“I’m not going to let go of my land no matter what the government does,” Takamura said. “It’s inconceivable that you could take rice away from our lives and replace it with something else, but we’re beginning to see that this may be a possibility.
“My son went to California last year to study the situation there, and he was really surprised at how good American rice tastes. It can’t be dismissed. We’re genuinely frightened.”
Farmers Have Other Income
As a younger man, Takamura agonized over the decision whether to succeed his father in farming or pursue his newly acquired trade as a plumber. He chose rice, he said, because it was rooted in tradition and seemed more secure. Now his six acres or so of paddies makes him one of the largest landowners in the town of Shiozawa, yet farming accounts for only about 60% of the family’s income.
Takamura also works as a boiler man at a ski resort, where his wife is a hotel maid and his son is a member of the ski patrol.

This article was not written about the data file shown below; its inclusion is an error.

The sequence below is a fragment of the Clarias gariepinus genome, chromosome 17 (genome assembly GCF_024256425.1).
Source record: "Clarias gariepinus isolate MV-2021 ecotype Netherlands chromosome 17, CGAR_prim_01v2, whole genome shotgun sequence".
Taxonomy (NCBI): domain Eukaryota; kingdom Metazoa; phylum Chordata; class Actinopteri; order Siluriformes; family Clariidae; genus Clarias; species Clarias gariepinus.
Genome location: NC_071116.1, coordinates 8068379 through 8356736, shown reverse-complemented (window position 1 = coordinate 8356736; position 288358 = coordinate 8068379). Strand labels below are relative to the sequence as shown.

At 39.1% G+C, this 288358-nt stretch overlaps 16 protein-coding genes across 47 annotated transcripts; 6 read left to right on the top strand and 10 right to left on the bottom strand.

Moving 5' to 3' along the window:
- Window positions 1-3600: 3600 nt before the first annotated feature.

“If it weren’t for the ski industry, I’d probably have to go off to the city to find a job,” said the son, Ryoichi, whose younger brother is a computer software engineer in Tokyo. “I’m lucky to be able to stay here and work with my father.”
Japan’s stubborn attachment to rice cultivation may be inseparable from cultural values that champion filial piety and communal harmony, values that still hold sway over the vast majority of Japanese who live in cities.
Keep Ties to Family Village
Many urban Japanese still list on their family registry, the equivalent of a birth certificate, a “permanent domicile” in the rural town or village where their peasant ancestors originated--even though they may never have actually lived there. Every August, swarms of people return to the countryside to pray at ancestral graves or visit the parents, grandparents and other relatives who have stayed behind in the rice paddies.
Anthropologist Kunio Yanagida once noted the close connection between ancestor worship and Shinto festivals devoted to ta no kami , the gods of the rice field.